Latest Office for National Statistics (ONS) figures underline the crisis facing the jobs market now we are exiting lockdown. With vacancies understandably falling to a record low in May, the claimant count soaring and over nine million jobs having been furloughed at some point since March, the signs point to a labour market in some distress with millions of workers’ wages being subsidised by government.
The ONS vacancies series shows a -60% drop since February, to circa 320,000 in May on the single month measure. That number is also reflected in the decline being reported by Indeed which they report is running -61% below last year’s trend as of 12 June. The graph underpins what most of us intuitively would expect but of course the hard facts are shocking to see and point to hard times to follow in the short to medium term.
Official unemployment remains relatively low but the reality is that the unemployment numbers are being held down by the large numbers of workers placed on furlough. Apparently, benefit claims and hours worked have shown some impact from Covid-19. The claimant count has jumped to 2.8 million, up 1.6 million since March, though this is not a true measure of unemployment, as it also includes some people on supplemented low pay or hours and who are eligible for unemployment-related benefits and are therefore also reported as claimants.
April saw a record 8.9% year-over-year (y/y) fall in the hours worked, with accommodation and food services (restaurants etc) seeing the biggest fall in hours. Fewer hours and pay cuts among those on furlough translated into lower average weekly pay. Total pay growth for employees dropped 1.3 percentage points to 1.0% y/y in the three months to April, with real terms pay turning negative at – 0.3% y/y.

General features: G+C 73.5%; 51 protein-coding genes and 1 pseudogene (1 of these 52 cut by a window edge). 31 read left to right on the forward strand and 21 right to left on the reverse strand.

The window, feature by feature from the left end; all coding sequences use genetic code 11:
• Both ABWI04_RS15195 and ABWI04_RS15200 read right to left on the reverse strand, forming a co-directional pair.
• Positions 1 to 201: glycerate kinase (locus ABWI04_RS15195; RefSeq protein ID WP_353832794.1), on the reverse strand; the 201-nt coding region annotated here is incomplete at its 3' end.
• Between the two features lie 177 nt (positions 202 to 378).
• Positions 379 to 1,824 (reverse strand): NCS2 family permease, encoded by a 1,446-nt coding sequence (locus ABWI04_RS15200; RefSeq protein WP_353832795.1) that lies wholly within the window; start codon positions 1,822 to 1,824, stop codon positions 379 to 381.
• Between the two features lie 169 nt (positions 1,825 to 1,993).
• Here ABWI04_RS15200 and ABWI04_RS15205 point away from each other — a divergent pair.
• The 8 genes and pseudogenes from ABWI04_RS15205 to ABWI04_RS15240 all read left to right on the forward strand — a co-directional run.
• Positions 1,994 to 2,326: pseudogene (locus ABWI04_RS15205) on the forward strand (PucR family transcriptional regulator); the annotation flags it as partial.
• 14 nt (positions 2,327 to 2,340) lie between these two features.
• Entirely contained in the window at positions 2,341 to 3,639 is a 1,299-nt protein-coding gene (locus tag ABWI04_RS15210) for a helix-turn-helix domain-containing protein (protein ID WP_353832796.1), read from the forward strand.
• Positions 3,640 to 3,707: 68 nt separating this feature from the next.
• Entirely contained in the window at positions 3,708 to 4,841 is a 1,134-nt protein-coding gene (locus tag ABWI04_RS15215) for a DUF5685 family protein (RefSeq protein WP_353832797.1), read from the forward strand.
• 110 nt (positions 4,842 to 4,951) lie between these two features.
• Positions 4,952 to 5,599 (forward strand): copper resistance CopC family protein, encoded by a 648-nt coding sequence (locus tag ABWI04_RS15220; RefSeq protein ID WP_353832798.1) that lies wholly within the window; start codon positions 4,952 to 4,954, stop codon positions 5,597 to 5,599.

The big question is what happens next. With government wage subsidies set to taper down over the summer and autumn, further redundancy announcements are expected following the slew of layoffs that have already been announced and some of the larger retail and restaurant chains reporting financial difficulty. This will lead to a large increase in unemployment at a time when vacancies have dropped to a record low. The tight labour market in these sectors is over but there will also be a knock-on effect in most if not every industry as a result.